But I don't always have to have an audience. I can percolate alone, ruminate alone, even elucidate alone. I am an extravert, but I have come to realize that I am probably stuck with being my own best audience.

A friend of a friend made a profound comment (regarding my dear friend and me) about that chasm between being an extravert and being an introvert. I have found that that chasm can go deep and wide. And even spending as much time alone these days as I do, even standing there in the yard alone, I feel extraversion is my religion. Why? A very good reason, actually: because I see extraversion, warped or brilliant, quirky or brave, as being at the very heart of the lives, the mentors, the art and literature I most admire. I think I became a rich person through the extraversion (which we could call the profound or intense sharing) of others, and I want to return the favor to those less fortunate.

I know the phrase "less fortunate" might rub some the wrong way. Who's he to say who's more or less fortunate? Well, I am looking at what I see - even at what our culture acknowledges all day every day.

From what I've found (and seen in everything from intimate relationships to the world news), most (at least many) introverts - perhaps not you - feel less fortunate because they envy storymakers and storytellers, leaders and celebrities and people on stage - people with a publicly disclosed narrative to their lives, people who, at least as long as we hear about them, are participants more than spectators. And most introverts seem to feel shy about or threatened by others knowing things. For one reason or another (and there are many reasons, many legitimate reasons), the introverts, those who are reticent, feel the pain and the closed in feelings of their inhibitions. We all - mee, too - wish we were a lot more brave, downright fearless, in fact. Boy, do we wish!

Most people don't want to be shy, but they grow accustomed to it and find some comfort in their quiet, less risky lives and accept their shyness or introversion as their lot in life, letting others take the stage. Surely, actors can relate to this. But even many actors are introverts in that they need to go into a character to take the stage - it is not their lives they are splaying out before the flood lights for all to see and savor or savage.

My act, yard standing, blogging, leading adventure tours, having heart to hearts, getting intimate, going public, is just me, not a character. Or perhaps more accurately, I turn myself into a character, not unreal, just artfully revealed. Of course we extraverts risk becoming charicatures of ourselves or even deluded narcissists, but I think those of us most longing to share outwardly know these risks and wouldn't trade them for a seat offstage.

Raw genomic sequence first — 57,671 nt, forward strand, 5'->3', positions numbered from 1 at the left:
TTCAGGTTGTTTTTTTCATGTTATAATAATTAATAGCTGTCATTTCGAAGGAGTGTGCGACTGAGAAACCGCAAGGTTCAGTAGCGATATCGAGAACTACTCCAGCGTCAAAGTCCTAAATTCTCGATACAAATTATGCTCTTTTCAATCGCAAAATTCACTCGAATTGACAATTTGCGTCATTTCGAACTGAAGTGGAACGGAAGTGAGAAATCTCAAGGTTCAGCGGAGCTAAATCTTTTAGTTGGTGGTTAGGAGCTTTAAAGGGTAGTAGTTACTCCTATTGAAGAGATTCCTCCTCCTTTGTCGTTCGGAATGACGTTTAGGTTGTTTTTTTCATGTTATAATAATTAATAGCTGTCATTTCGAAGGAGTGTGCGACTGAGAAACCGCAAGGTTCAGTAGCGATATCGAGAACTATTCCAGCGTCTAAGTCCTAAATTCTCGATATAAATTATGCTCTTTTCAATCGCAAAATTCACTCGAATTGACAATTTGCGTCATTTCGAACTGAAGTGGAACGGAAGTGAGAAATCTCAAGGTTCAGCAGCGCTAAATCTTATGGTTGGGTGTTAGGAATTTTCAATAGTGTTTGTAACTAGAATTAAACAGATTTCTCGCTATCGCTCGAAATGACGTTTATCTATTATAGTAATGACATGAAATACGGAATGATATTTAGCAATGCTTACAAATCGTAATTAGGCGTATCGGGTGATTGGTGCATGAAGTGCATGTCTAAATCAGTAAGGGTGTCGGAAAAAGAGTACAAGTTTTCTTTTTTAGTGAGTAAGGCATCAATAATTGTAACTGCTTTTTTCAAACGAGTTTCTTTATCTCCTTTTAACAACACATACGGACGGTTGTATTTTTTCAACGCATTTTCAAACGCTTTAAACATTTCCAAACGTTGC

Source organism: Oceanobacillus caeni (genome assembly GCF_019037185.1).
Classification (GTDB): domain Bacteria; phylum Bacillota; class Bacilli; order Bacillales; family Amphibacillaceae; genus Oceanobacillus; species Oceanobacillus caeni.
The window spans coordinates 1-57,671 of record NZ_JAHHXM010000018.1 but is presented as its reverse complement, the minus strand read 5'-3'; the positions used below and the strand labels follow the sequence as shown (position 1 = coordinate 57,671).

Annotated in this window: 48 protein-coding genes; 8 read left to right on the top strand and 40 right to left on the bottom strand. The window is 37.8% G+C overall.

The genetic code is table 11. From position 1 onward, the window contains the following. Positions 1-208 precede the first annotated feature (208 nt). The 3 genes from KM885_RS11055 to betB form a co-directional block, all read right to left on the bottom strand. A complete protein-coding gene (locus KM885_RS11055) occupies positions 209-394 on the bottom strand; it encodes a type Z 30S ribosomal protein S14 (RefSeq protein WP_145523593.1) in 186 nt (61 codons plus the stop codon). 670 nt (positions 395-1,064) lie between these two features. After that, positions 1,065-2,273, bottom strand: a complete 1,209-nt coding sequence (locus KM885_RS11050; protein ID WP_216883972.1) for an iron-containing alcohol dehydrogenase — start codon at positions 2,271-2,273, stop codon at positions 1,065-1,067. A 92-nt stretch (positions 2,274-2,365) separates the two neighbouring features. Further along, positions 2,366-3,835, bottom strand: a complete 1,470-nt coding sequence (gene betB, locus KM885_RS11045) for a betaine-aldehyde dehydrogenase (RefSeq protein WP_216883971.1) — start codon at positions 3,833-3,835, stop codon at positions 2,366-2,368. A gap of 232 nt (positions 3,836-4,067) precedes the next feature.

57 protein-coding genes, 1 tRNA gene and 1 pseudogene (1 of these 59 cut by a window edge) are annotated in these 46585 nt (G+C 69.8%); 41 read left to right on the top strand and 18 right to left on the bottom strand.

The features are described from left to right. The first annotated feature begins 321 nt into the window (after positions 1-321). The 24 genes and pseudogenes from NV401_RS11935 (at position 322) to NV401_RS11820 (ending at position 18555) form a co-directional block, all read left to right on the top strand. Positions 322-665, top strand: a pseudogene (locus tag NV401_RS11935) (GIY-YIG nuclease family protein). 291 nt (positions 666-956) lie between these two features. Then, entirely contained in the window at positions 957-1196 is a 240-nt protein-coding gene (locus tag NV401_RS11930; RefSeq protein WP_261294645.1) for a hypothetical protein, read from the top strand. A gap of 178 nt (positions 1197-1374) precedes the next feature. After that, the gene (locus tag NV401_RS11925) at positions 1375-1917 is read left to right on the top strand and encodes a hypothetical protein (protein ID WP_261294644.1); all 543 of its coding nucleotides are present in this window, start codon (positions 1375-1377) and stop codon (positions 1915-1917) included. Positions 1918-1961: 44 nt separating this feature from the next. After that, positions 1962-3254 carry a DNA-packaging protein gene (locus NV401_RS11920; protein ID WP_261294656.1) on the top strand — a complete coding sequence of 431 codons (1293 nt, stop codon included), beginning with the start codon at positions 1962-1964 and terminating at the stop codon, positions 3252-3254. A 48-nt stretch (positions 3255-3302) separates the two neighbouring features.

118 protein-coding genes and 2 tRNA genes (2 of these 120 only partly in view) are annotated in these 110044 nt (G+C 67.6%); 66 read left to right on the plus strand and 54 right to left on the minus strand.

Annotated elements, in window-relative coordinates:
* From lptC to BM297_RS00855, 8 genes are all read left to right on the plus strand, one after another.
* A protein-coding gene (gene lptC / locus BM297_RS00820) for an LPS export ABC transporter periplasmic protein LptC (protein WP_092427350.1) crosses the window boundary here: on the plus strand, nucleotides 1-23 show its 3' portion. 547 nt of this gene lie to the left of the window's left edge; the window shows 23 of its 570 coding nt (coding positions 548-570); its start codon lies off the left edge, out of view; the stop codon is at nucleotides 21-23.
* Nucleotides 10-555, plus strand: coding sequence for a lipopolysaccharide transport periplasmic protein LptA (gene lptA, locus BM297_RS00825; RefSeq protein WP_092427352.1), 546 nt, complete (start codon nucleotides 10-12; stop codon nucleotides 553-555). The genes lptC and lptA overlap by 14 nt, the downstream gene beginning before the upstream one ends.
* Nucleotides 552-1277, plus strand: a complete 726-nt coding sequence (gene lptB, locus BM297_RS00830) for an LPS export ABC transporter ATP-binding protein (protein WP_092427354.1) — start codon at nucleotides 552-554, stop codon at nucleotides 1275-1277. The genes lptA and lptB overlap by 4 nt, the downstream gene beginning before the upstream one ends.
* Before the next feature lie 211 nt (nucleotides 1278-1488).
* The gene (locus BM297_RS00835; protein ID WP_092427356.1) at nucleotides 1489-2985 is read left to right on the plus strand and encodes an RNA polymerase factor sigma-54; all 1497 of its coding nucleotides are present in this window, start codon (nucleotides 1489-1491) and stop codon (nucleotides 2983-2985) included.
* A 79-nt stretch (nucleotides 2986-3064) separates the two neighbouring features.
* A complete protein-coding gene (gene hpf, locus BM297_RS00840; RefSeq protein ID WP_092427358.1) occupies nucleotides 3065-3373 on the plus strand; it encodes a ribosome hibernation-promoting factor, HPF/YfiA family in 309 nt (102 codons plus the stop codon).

Yes, the divide between extraverts and introverts can be deep, especially when the intro is very careful and reticent. For those of us wanting to take it all in and get it all out, we just can't afford to be so careful, and we tend to jump in whether we know how to swim or not. We tend to be more dogmatic than diplomatic, though as some especially charismatic leaders have shown, we can be both masters AND miserable failures at both. Yes, it's a very different life - and one to consider in the making of many relationships, both at home (even home alone) and away from home.

I know the dangers of dogma, but still, it's just too damn much fun. And of course, I love debate as well, at nearly every turn (though the older/more wisened I get, the more diplomatic/compassionate I want to be).

Above and beyond all the verbal and expressive pyrotechnics, I am glad to feel I have so few cul de sacs. And I too am sad to feel that others seem to have so many cul de sacs - retreats and reluctances, inhibitions. Not that anyone should be irresponsible or careless, mind you. This is not about perfecting selfishness; it is all about caring and contributing, about sharing our perceptions of and passions for life.

When it comes to expression and revelation and the urge to press the details and depths of their lives onto others - the charge of telling things, revealing plainly or artfully, even obtusely - not just to reluctantly reveal but to always feel, as I do, I feel this is my little way of giving back to all of us who struggle with life, who wonder, who wish, who want - to say things my way, in a voice I can call my own, whether my notions are oft-turned classics or radically (maybe even uselessly) new and novel. I feel at least I am trying to share.

As for the yard, I feel all of the above even when I am standing in the